The suit follows similar ones filed in Indiana and Maryland, both of which won temporary victories. In Indiana, firms argued that a similar law mandates the state procure all unemployment compensation conferred upon it, including compensation from amendments like those in the CARES Act. In other words, Republican governors might be trying to cancel extra unemployment from Biden’s stimulus, but it’s illegal.
The Ohio suit hinges on a specific part of state law that deals with the state’s responsibility to cooperate with the federal government on unemployment insurance – and whether it should “secure to this state and its citizens all advantages available.”
Former Ohio Attorney General Marc Dann is now with DannLaw, one of the two firms representing plaintiffs in the case. He told Insider he believes the amendments to federal unemployment written into pandemic-era laws “are exactly the type of thing that it was the intention of the legislature that the governor is required – has a clear, legal duty – to accept and pass on to the folks that were represented.”
“I think it certainly has the potential to start more cases,” Andrew Stettner, a senior fellow and jobless policy expert at the left-leaning Century Foundation, said. “The legal argument made in Indiana was based on a set of components that were not unique to Indiana law.”
At least 400,000 jobless workers in Ohio are impacted by the additional $300 ending, according to an estimate from Stettner.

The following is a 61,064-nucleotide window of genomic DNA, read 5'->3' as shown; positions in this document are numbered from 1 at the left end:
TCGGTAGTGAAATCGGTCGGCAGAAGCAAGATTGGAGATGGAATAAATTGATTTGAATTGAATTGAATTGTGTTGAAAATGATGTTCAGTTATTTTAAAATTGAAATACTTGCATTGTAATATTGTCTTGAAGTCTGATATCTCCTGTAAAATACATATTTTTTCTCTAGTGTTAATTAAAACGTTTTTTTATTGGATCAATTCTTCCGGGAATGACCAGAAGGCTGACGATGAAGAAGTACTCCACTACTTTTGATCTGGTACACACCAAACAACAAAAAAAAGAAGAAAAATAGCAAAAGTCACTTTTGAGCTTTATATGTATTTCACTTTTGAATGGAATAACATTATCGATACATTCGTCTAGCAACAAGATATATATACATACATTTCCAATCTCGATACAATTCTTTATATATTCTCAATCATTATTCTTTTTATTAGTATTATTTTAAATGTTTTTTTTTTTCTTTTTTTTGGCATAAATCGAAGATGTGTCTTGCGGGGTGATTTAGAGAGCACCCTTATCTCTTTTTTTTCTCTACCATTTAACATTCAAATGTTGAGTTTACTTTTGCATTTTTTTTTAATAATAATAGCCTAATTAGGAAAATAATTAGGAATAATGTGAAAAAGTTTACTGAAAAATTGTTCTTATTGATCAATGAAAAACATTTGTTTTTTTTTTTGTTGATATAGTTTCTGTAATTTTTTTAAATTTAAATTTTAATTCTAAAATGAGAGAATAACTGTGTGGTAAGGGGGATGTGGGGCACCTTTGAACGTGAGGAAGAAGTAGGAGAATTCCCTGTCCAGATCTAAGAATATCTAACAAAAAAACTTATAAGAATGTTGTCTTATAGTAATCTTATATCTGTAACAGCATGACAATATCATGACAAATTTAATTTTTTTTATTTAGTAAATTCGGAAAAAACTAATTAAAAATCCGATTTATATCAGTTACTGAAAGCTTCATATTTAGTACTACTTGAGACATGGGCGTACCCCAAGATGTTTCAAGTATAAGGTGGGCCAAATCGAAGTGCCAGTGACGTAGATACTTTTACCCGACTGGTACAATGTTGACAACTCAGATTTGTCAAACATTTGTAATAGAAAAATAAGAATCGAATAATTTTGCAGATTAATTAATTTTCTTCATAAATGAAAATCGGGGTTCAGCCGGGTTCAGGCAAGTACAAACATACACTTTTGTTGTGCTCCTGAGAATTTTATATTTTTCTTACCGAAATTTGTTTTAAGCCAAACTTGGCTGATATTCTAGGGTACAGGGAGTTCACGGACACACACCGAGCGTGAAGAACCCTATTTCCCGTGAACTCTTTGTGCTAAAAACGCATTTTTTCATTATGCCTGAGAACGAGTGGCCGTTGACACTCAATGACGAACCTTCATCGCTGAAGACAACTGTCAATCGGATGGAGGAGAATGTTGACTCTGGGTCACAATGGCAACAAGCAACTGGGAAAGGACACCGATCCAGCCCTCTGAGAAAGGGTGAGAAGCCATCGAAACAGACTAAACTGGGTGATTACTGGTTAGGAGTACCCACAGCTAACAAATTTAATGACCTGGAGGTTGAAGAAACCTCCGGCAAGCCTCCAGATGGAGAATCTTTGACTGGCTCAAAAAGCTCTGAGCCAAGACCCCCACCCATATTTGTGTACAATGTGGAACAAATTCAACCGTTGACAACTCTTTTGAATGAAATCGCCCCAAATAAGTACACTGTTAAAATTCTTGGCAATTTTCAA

The three plaintiffs in the case say they won’t be able to pay their basic living expenses if all federal benefits are cut off early, including rent, food, and medications for pets and service animals.
But in Indiana, where a preliminary injunction was granted to temporarily halt the end of benefits, jobless workers may still face difficulty getting their money. The state’s Department of Workforce Development claims it can’t restore the benefits, HuffPost’s Arthur Delaney reported. It’s a situation that Labor Secretary Marty Walsh told Insider he’s keeping a close eye on.
But in Ohio, “it would be real easy to get it restarted and, frankly, if they don’t, then we’ll look at bringing some sort of a damage action against the state to recover what they should have gotten,” Dann said.
Maryland Gov. Larry Hogan has said he’s planning to appeal the court’s 10-day injunction ordering the state to continue dispensing federal jobless benefits.
“Why wouldn’t a state that cares about the people that live in it, and who has a statutory obligation to pass on benefits that are available under federal law, why wouldn’t they do it?” Dann said.
Millions of Americans applied for unemployment benefits during the pandemic and either didn’t get them or had to wait for months, according to a new report from Bloomberg Businessweek. Half of applicants either got rejected or didn’t get them, the report said, and the wait was deadly for some.
One person profiled, Ralph Wyncoop, was an Uber driver in Las Vegas who was rejected from regular unemployment. He applied to the Pandemic Unemployment Assistance (PUA) program, a federal program that expanded unemployment insurance eligibility to gig workers, which opened in May 2020. Wyncoop was eligible for $455 a week, but he didn’t receive the money right away and ended up joining a lawsuit.